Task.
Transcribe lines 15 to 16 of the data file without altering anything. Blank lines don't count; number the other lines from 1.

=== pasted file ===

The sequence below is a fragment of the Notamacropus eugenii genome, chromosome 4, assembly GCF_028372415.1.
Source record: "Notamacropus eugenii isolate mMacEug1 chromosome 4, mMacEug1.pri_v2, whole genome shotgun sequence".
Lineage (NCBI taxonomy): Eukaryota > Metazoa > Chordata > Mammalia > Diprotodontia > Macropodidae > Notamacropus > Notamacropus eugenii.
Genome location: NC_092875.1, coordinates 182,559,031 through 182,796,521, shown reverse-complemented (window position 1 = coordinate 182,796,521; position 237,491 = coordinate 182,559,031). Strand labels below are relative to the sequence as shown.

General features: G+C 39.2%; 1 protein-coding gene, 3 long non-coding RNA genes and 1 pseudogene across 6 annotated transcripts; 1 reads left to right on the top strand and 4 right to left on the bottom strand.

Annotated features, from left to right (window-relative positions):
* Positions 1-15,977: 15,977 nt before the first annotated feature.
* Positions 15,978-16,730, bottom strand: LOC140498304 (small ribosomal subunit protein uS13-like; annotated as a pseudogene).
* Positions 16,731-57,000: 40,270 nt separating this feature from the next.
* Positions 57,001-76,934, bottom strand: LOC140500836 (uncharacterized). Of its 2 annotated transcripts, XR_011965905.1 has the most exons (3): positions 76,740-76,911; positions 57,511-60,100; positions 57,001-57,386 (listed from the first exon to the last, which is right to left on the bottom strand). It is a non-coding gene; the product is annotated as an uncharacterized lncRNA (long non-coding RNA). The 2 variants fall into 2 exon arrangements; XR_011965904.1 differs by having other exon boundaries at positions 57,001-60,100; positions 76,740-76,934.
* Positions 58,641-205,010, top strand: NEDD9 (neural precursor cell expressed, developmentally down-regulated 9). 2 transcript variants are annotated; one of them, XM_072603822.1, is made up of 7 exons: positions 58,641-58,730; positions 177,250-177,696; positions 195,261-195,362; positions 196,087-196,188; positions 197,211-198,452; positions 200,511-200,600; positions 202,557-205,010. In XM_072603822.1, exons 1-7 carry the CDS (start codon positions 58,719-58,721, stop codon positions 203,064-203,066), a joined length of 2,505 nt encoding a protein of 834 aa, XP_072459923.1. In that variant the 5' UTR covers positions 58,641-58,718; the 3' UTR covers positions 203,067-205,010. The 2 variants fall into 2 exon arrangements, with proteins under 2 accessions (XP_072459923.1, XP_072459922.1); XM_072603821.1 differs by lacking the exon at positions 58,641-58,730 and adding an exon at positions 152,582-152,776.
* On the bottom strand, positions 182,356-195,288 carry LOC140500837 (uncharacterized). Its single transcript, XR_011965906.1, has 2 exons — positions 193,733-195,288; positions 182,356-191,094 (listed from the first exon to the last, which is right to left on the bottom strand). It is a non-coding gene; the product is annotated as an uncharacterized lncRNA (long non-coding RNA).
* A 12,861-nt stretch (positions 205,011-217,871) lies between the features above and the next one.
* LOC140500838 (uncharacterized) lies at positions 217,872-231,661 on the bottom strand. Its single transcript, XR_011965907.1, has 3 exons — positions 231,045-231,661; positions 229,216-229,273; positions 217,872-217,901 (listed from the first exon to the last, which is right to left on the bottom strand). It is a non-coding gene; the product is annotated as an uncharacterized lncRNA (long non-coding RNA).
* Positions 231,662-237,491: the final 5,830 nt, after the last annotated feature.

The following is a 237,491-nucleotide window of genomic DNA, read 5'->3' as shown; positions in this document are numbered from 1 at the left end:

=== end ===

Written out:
* Positions 231,662-237,491: the final 5,830 nt, after the last annotated feature.

The following is a 237,491-nucleotide window of genomic DNA, read 5'->3' as shown; positions in this document are numbered from 1 at the left end: